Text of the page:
Bruno is the owner and chef. He was very loud and very, very drunk. He was very keen to impart many thoughts with us. It was difficult to get away from him, but he had a kind heart and although he is jaded with the politics in France, terrorism and yearns to live in a chalet in the mountains, he is a good cook and we had a nice meal!!

Very sober Sharron and very drunk Bruno. What is not showing in the photo is that Bruno is caressing my hands endlessly!!

So tomorrow we say au revoir to France as we are only 10-15 km from the Spanish border.

I love this photo! Hence it appears twice so that it is the lead photo when I “press” this to Facebook !! 


St Gaudens to Bagneres de Luchon

What another brilliant day! But before I get into that, a few little oddities from our accomodation in St Gaudens. The accomodation was run by two very strict ladies. You darned not cross them. They swore prolifically in French. They had unusual taste in light fittings!

There were a number of these! The big fluffy balls were ‘curious’

They also win the prize for the smallest bath award:

Yes I know you bath with your clothes off but this photo was merely for ‘illustration’ purposes only.

Notwithstanding that they did take good care of our babies:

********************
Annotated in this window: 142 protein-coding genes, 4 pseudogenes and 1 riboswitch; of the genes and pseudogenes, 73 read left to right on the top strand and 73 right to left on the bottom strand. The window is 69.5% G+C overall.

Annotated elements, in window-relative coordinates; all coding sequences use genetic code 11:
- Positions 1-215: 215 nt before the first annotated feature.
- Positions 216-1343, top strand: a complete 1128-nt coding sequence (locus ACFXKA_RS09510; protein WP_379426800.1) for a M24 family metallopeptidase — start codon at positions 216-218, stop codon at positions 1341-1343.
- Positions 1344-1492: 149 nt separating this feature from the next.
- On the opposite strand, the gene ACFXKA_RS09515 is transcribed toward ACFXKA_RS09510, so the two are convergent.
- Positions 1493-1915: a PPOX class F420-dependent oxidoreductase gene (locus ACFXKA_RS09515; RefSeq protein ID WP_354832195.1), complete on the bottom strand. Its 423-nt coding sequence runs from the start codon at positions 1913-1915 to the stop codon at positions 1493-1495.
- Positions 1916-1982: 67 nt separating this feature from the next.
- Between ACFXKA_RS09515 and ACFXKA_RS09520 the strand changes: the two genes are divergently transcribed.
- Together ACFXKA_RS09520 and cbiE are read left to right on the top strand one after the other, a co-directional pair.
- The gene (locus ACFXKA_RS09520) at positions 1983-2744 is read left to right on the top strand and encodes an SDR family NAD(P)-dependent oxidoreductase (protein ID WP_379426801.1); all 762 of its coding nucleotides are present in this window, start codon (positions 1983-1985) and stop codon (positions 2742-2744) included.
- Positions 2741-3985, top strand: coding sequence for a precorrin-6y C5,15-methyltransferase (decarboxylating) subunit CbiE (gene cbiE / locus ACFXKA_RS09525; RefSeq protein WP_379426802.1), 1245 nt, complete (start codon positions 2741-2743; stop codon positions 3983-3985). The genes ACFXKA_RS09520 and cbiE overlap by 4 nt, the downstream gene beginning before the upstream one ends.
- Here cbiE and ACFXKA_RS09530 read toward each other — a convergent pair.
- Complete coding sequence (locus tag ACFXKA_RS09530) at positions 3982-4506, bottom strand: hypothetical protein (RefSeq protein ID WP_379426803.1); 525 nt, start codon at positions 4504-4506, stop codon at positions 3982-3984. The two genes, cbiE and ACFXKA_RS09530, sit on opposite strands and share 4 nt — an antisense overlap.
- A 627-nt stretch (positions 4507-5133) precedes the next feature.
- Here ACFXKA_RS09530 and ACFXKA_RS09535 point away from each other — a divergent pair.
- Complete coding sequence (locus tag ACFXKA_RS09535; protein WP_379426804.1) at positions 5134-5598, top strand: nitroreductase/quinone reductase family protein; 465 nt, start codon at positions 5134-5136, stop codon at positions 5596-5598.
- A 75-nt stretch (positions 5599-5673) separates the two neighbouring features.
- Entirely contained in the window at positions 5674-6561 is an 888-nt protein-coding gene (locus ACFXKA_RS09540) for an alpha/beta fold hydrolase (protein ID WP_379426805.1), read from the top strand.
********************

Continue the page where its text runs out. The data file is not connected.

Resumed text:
Yes the bikes are in their breakfast room.

I think they may have underestimated the eating power of cyclists. We were strictly allocated one croissant, one piece of cheese, one slice of ham, one tub of natural yoghurt, 2 pieces baguette. I did manage to obtain a second coffee but that was because I had not had orange juice. I noticed the older lady carefully counting grapes too… but they were a bit soft and most of us passed.

When we packed up our room to depart, this was the view.


We left St Gaudens via the same roads we had entered and headed off towards Valentine. It was cold at 9 degrees and we had bare legs, but well rugged up on our top half.

We ideally would liked to have dumped our front paniers for today’s climb. However it was an unknown factor as to whether the van would be at the top for us to grab warmer clothes for the descent. So we erred on the conservative side and chose to carry provisions for the full day.

We rode through Valentine (6.1 km), Ardiege (8.9 km), Cier de Rivière (9.8 km) arriving at Col de la Hountared at 12.6 km.

We turned right climbing through woods ( what a surprise) but what a nasty little climb this turned out to be, with a 17 % section!

That is me climbing the last hundred metres or so.
A close up would show me grimacing!!

Around the area of Labroquere (17.1 km) we noted the old Roman funeral pile looking more like a section of a fence.


Saint Bernard de Comminges was an impressive village with a cathedral overlooking ancient roman ruins.

Remains from an ancient Roman village
Just over the road, unexcavated Roman ruins